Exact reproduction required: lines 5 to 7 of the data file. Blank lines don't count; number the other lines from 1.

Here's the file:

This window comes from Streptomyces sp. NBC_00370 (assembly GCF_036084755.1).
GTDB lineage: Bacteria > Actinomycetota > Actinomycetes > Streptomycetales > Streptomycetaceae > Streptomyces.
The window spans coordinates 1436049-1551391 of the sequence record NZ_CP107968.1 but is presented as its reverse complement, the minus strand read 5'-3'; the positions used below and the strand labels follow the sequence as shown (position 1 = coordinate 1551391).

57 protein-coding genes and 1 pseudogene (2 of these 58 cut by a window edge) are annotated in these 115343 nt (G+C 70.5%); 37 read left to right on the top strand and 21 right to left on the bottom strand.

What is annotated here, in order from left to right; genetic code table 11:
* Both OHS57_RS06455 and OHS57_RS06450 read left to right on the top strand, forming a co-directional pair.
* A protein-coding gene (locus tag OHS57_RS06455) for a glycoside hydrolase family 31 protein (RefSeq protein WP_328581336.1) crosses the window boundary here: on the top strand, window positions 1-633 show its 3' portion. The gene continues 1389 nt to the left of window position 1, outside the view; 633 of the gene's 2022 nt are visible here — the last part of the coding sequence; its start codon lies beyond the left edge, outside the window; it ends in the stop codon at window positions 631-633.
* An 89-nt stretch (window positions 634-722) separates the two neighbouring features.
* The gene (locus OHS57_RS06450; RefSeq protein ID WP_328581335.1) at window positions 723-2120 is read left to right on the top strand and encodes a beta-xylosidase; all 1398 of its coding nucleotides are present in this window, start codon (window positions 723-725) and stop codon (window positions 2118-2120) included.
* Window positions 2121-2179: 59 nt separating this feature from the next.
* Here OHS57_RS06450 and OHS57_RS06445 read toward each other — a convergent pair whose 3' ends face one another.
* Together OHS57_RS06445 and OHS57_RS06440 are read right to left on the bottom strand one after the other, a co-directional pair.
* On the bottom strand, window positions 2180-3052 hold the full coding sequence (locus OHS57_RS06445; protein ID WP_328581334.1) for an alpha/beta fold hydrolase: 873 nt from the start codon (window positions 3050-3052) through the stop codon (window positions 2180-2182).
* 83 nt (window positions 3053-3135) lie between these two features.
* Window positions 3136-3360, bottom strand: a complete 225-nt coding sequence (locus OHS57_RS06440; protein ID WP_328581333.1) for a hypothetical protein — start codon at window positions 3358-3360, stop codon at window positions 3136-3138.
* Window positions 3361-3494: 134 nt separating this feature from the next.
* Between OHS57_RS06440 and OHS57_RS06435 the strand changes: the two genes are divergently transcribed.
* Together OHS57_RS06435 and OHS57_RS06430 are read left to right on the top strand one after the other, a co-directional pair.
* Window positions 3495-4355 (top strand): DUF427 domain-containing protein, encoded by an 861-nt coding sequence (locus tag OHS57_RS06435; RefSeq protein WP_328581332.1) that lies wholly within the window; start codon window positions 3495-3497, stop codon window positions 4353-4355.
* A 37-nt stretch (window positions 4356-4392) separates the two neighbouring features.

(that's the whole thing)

What is annotated here, in order from left to right; genetic code table 11:
* Both OHS57_RS06455 and OHS57_RS06450 read left to right on the top strand, forming a co-directional pair.
* A protein-coding gene (locus tag OHS57_RS06455) for a glycoside hydrolase family 31 protein (RefSeq protein WP_328581336.1) crosses the window boundary here: on the top strand, window positions 1-633 show its 3' portion. The gene continues 1389 nt to the left of window position 1, outside the view; 633 of the gene's 2022 nt are visible here — the last part of the coding sequence; its start codon lies beyond the left edge, outside the window; it ends in the stop codon at window positions 631-633.